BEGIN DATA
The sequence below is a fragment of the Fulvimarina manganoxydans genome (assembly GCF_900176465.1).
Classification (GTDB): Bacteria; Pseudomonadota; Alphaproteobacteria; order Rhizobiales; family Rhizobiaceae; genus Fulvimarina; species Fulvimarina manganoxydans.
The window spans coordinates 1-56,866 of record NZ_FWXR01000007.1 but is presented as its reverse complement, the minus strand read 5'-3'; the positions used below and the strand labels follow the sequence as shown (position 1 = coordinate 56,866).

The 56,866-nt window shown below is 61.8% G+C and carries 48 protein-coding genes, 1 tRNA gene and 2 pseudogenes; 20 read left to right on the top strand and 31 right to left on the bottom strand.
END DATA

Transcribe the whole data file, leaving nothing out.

The sequence below is a fragment of the Fulvimarina manganoxydans genome (assembly GCF_900176465.1).
Classification (GTDB): Bacteria; Pseudomonadota; Alphaproteobacteria; order Rhizobiales; family Rhizobiaceae; genus Fulvimarina; species Fulvimarina manganoxydans.
The window spans coordinates 1-56,866 of record NZ_FWXR01000007.1 but is presented as its reverse complement, the minus strand read 5'-3'; the positions used below and the strand labels follow the sequence as shown (position 1 = coordinate 56,866).

The 56,866-nt window shown below is 61.8% G+C and carries 48 protein-coding genes, 1 tRNA gene and 2 pseudogenes; 20 read left to right on the top strand and 31 right to left on the bottom strand.